One of the compelling reasons I have come across for using Google App Engine is its integration with Google Apps for your domain. Essentially it allows you to create custom, managed web applications that are restricted to the (controlled) logins of your domain.

Most of my experience with this code was building a simple time/task tracking application. The template engine was simple and yet made a multi-page application very approachable. The login/user awareness api is similarly useful. I was able to make a public page/private page paradigm without too much issue. (a user would log in to see the private pages. An anonymous user was only shown the public page.)

I was just getting into the datastore portion of the project when I got pulled away for "real work".

I was able to accomplish a lot (it still is not done yet) in a very little amount of time. Since I had never used Python before, this was particularly pleasant (both because it was a new language for me, and also because the development was still fast despite the new language). I ran into very little that led me to believe that I wouldn't be able to accomplish my task. Instead I have a fairly positive impression of the functionality and features.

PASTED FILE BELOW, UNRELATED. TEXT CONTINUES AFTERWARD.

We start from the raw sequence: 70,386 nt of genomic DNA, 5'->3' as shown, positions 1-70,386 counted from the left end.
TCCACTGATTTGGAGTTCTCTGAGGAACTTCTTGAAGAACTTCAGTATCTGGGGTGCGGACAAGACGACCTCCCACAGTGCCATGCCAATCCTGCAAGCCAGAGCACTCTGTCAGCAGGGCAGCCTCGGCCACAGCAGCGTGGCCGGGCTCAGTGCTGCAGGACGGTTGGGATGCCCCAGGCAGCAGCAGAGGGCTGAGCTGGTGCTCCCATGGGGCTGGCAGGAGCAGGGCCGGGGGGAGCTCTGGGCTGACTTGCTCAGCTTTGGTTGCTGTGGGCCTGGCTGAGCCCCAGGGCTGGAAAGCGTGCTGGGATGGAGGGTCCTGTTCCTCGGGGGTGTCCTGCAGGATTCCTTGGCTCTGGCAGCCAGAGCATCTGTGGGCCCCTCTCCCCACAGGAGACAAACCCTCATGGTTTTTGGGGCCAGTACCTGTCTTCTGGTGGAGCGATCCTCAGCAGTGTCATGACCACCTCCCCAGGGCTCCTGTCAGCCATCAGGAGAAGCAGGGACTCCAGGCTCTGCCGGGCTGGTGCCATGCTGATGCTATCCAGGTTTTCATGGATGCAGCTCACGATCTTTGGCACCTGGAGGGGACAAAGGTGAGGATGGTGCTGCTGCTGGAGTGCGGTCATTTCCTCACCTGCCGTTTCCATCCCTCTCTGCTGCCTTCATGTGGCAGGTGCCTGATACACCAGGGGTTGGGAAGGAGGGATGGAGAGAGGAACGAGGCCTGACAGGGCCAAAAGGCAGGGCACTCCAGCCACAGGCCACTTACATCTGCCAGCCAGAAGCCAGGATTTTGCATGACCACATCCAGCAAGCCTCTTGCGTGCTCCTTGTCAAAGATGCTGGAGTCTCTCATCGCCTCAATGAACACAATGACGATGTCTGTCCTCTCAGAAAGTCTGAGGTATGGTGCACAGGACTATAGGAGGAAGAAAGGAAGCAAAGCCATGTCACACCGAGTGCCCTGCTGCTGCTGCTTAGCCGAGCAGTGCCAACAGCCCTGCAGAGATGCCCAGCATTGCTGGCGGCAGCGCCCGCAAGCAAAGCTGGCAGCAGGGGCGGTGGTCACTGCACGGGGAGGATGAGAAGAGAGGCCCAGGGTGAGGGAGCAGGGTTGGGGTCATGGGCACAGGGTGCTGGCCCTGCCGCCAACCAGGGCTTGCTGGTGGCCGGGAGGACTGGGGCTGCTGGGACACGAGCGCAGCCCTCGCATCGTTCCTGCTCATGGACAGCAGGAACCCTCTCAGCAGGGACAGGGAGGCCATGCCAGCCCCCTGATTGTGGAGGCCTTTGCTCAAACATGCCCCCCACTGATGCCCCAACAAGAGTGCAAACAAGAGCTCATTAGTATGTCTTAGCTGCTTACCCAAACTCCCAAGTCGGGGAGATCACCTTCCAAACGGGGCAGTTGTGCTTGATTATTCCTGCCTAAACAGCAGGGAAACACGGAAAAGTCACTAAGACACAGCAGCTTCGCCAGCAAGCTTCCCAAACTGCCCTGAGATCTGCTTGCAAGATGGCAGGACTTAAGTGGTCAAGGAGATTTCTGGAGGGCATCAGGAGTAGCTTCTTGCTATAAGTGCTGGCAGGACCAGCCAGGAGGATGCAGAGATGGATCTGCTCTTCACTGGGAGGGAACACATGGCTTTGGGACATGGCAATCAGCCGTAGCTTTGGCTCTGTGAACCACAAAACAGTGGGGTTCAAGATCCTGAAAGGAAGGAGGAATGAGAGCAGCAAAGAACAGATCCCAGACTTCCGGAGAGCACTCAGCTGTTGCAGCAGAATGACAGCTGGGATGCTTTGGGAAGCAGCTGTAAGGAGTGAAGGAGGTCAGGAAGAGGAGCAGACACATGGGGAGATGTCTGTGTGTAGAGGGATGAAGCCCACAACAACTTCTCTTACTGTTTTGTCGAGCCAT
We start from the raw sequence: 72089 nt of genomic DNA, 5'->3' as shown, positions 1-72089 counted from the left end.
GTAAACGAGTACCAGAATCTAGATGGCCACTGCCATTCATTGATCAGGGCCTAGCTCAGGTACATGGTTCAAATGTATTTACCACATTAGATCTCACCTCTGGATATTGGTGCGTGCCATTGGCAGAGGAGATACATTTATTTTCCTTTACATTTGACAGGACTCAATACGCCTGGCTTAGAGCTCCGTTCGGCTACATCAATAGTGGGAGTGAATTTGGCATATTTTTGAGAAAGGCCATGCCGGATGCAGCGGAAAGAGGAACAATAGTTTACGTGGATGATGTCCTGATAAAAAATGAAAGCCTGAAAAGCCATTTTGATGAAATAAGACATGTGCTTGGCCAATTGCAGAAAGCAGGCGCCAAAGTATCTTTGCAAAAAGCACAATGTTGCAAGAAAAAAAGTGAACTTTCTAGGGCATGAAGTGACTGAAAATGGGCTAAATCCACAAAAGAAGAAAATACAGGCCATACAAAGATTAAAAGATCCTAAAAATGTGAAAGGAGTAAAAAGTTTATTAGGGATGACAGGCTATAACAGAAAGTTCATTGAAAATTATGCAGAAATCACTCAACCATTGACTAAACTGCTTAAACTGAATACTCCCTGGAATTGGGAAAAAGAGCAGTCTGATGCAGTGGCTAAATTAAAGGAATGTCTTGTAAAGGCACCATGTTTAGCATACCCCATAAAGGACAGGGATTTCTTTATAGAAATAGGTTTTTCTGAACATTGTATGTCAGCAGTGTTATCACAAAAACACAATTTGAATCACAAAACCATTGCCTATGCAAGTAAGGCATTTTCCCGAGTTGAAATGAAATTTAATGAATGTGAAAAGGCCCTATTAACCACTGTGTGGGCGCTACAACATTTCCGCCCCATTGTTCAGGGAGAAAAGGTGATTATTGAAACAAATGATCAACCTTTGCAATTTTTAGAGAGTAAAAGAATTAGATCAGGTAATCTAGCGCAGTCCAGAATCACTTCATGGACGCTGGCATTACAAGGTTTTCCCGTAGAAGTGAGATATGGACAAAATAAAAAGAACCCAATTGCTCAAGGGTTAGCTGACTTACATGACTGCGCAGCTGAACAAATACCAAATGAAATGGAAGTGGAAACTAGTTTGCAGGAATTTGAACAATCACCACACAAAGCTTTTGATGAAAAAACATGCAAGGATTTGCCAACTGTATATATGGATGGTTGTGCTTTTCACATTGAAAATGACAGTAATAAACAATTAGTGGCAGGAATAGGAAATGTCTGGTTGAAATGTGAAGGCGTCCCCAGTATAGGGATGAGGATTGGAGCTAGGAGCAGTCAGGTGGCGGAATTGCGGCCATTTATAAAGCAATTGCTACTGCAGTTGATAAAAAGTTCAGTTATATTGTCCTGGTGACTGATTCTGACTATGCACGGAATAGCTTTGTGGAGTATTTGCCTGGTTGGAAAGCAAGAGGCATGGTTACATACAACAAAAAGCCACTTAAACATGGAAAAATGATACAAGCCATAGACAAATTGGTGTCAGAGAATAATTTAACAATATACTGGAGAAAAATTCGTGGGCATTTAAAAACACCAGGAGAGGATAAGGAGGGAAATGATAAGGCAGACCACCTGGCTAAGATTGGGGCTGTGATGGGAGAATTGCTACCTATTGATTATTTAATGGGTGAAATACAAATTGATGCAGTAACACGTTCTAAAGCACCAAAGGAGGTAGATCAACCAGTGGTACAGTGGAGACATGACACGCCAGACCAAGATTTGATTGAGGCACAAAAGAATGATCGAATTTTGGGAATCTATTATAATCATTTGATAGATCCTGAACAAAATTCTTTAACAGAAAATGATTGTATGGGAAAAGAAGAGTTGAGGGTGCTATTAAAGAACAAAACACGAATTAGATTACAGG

That is my experience with it. Perhaps it doesn't represent more than an unfinished toy project, but it does represent an informed trial of the platform, and I hope that helps.

Almost identical to my situation - an aside from "real work" but still something that I need to do and have functional at the end.
Same here. Also, big plus is that the development environment installation is a snap (you're coding within a minute). Same thing for deployments.
+5  A: 

I used GAE to build

It's a bit more than a toy project but not overly complex either. I still depend on a few issues to be addressed by Google, but overall developing the website was an enjoyable experience.

If you don't want to deal with hosting issues, server administration, etc, I can definitely recommend it. Especially if you already know Python and Django.